25 February 2024 The Future is the Product of the Past

‘Incredibly Rare’ Roman Mausoleum Unearthed Near London Bridge Station

Archaeologists report discovering an “incredibly rare” and featured preserved floors and walls Roman mausoleum near London Bridge Station, UK.

Archaeologists discovered big Roman mosaics at the same location last year, which led scientists to believe something much larger might be buried beneath the surface. Excavations conducted by MOLA archaeologists on behalf of Landsec, Transport for London (TfL), which owns the site, and Southwark Council have yielded extraordinary results.

Archaeologists say they have unearthed the remains of a Roman mausoleum “with an astonishing level of preservation.”

The Museum of London Archaeology(MOLA) believes the quality of preservation makes it the most intact Roman mausoleum ever to be discovered in Britain.

The mausoleum features a mosaic surrounded by a raised platform, which archaeologists believe was for burials Photo: © MOLA
The mausoleum features a mosaic surrounded by a raised platform, which archaeologists believe was for burials Photo: © MOLA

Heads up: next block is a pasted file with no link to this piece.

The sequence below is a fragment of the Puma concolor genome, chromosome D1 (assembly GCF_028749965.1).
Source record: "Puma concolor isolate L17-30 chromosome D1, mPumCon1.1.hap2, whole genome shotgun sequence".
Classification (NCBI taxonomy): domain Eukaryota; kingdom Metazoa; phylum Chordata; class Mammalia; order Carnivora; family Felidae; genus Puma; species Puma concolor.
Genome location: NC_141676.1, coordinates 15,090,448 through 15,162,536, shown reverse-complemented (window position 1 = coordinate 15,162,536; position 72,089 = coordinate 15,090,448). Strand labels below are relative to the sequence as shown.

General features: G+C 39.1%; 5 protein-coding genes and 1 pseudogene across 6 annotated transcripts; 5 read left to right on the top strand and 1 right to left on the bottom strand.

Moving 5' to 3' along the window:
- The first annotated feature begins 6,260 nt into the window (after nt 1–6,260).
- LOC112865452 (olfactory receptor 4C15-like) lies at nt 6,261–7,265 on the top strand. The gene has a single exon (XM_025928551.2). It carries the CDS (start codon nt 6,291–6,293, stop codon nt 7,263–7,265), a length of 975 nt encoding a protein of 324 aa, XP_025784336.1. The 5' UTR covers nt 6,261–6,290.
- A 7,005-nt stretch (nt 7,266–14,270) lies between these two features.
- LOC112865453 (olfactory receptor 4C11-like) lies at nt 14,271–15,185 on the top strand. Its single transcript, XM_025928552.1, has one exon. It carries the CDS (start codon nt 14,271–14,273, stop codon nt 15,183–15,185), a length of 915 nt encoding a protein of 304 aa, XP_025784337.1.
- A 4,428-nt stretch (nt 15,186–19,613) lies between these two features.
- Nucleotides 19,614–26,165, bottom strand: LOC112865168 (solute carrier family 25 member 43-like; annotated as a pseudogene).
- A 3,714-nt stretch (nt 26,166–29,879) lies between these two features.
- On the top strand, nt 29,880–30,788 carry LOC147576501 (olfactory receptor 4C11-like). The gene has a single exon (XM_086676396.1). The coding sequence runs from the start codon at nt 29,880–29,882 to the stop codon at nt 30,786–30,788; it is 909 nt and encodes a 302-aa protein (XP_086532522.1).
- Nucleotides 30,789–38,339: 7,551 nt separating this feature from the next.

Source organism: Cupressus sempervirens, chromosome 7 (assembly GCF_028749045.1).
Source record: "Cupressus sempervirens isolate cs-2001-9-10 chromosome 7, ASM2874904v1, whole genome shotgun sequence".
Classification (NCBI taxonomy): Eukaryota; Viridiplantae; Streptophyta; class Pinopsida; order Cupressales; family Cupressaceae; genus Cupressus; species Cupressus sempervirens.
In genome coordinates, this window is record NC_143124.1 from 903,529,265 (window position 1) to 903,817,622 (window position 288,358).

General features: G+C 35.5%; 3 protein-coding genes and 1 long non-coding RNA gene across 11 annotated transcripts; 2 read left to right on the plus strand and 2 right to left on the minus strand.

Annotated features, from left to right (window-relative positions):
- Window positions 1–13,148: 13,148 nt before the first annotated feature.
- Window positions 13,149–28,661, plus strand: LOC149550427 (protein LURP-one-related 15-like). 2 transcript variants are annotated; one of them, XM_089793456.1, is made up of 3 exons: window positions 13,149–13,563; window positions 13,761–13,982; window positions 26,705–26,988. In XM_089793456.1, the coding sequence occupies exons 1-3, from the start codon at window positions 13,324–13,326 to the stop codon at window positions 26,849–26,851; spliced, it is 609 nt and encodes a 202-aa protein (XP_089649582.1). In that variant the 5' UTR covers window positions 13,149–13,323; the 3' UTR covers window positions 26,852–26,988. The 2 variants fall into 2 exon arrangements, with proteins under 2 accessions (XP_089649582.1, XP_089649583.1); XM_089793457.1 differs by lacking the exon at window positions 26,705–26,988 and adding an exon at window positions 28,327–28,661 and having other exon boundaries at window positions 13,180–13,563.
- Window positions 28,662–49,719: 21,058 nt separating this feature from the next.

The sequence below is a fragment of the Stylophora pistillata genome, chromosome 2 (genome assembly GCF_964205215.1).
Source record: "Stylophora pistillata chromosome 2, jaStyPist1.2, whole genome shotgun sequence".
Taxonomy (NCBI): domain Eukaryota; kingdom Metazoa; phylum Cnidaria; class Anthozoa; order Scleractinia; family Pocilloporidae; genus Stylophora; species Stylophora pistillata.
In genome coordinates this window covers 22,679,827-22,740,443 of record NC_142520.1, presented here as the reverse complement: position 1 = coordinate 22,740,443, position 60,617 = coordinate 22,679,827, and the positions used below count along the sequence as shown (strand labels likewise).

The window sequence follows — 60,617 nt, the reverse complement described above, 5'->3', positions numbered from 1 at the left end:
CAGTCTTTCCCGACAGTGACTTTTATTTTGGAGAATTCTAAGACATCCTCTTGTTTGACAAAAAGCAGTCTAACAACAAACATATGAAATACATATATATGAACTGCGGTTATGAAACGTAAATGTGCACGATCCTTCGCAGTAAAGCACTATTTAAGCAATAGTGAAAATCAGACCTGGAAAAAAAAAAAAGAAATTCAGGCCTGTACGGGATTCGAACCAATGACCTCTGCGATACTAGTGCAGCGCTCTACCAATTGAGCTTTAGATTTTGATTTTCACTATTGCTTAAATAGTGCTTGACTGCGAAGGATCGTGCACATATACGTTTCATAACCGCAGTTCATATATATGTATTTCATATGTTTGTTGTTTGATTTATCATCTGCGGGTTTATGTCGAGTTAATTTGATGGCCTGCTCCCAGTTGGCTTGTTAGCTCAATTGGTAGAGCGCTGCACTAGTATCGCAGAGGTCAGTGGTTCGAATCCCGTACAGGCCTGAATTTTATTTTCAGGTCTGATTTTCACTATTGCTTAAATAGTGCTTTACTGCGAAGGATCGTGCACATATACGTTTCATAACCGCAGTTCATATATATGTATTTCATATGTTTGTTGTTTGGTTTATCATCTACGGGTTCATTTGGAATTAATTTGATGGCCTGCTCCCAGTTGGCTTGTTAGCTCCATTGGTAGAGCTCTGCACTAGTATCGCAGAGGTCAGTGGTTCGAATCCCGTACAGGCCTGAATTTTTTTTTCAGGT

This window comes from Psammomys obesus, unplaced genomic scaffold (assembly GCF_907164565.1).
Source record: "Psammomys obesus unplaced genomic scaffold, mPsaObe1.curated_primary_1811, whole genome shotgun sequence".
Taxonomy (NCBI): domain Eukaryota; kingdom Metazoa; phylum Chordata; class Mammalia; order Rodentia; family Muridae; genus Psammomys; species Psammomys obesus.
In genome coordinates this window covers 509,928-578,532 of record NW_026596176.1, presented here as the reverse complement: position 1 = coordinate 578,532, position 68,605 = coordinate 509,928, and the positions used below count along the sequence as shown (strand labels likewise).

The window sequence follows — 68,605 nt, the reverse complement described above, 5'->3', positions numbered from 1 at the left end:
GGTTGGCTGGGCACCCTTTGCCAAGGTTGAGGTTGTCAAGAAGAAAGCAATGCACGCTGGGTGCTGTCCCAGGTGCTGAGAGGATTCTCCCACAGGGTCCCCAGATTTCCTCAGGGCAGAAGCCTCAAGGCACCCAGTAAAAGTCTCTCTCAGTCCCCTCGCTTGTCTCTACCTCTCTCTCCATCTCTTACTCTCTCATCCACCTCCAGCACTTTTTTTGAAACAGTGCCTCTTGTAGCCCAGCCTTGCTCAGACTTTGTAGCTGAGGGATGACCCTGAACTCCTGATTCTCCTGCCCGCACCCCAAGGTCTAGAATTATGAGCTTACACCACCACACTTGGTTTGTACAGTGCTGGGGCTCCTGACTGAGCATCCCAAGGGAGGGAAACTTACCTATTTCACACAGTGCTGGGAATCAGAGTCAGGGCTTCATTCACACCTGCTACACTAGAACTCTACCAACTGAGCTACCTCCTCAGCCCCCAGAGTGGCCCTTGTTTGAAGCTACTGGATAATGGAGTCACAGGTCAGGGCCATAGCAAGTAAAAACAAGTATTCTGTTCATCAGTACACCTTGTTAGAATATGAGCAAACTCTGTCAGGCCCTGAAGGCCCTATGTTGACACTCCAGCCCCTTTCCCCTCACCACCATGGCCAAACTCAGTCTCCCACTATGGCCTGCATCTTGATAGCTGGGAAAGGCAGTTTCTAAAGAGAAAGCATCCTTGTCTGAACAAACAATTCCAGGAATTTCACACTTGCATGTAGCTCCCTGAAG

Scientists have “unearthed the walls, entrance steps and interior floors of the tomb. The mosaic at the center is surrounded by a raised platform on which the burials were placed.

There’s evidence of a second mosaic directly beneath the first, indicating that it was raised during its lifetime. The two mosaics are similar, with a central flower surrounded by concentric circles.

The tomb itself was a two-storey building likely to have been used by a wealthy Roman family. It doesn’t now contain any coffins or burial remains, with MOLA suggesting that these were likely removed in medieval times. However, the surrounding area is rich in traces of its ancient inhabitants, with over 80 burial sites and artifacts such as pottery, jewelry, coins, and glass beads.

A second mosaic was found beneath the first, suggesting the floor was raised at some point. Photo: © MOLA
A second mosaic was found beneath the first, suggesting the floor was raised at some point. Photo: © MOLA

Antonietta Lerz, senior archaeologist at MOLA, says the site is a “microcosm for the changing fortunes of Roman London” and provides “a fascinating window” into the life of its settlers.

Antonietta Lerz, senior archaeologist at MOLA, says the site is a “microcosm for the changing fortunes of Roman London” and provides “a fascinating window” into the life of its settlers.

Archaeologists from MOLA hope to pinpoint the age of the mausoleum and have provided a three-dimensional model of the site. There are plans for the future public display of the mausoleum.

Cover Photo: MOLA

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